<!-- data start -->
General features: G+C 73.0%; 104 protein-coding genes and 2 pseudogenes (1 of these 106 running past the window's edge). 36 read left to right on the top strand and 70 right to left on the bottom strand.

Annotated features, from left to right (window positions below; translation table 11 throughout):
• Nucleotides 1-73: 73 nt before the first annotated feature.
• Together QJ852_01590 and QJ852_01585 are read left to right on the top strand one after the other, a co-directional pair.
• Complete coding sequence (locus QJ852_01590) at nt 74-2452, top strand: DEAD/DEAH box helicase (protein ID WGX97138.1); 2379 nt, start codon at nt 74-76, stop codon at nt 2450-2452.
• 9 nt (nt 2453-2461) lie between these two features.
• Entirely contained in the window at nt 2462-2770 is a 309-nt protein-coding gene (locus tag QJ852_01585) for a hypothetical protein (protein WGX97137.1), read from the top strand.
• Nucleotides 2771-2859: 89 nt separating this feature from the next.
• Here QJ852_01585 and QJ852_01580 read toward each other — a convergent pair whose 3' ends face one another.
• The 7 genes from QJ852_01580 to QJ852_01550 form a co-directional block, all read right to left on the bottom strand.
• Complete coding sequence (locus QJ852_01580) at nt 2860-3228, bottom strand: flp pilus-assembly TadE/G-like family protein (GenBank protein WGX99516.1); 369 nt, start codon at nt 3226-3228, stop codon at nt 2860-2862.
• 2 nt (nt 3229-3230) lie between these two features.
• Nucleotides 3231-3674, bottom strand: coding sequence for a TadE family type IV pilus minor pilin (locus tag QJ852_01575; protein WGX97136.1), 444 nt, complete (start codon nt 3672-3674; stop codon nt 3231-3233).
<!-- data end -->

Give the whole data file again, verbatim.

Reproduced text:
General features: G+C 73.0%; 104 protein-coding genes and 2 pseudogenes (1 of these 106 running past the window's edge). 36 read left to right on the top strand and 70 right to left on the bottom strand.

Annotated features, from left to right (window positions below; translation table 11 throughout):
• Nucleotides 1-73: 73 nt before the first annotated feature.
• Together QJ852_01590 and QJ852_01585 are read left to right on the top strand one after the other, a co-directional pair.
• Complete coding sequence (locus QJ852_01590) at nt 74-2452, top strand: DEAD/DEAH box helicase (protein ID WGX97138.1); 2379 nt, start codon at nt 74-76, stop codon at nt 2450-2452.
• 9 nt (nt 2453-2461) lie between these two features.
• Entirely contained in the window at nt 2462-2770 is a 309-nt protein-coding gene (locus tag QJ852_01585) for a hypothetical protein (protein WGX97137.1), read from the top strand.
• Nucleotides 2771-2859: 89 nt separating this feature from the next.
• Here QJ852_01585 and QJ852_01580 read toward each other — a convergent pair whose 3' ends face one another.
• The 7 genes from QJ852_01580 to QJ852_01550 form a co-directional block, all read right to left on the bottom strand.
• Complete coding sequence (locus QJ852_01580) at nt 2860-3228, bottom strand: flp pilus-assembly TadE/G-like family protein (GenBank protein WGX99516.1); 369 nt, start codon at nt 3226-3228, stop codon at nt 2860-2862.
• 2 nt (nt 3229-3230) lie between these two features.
• Nucleotides 3231-3674, bottom strand: coding sequence for a TadE family type IV pilus minor pilin (locus tag QJ852_01575; protein WGX97136.1), 444 nt, complete (start codon nt 3672-3674; stop codon nt 3231-3233).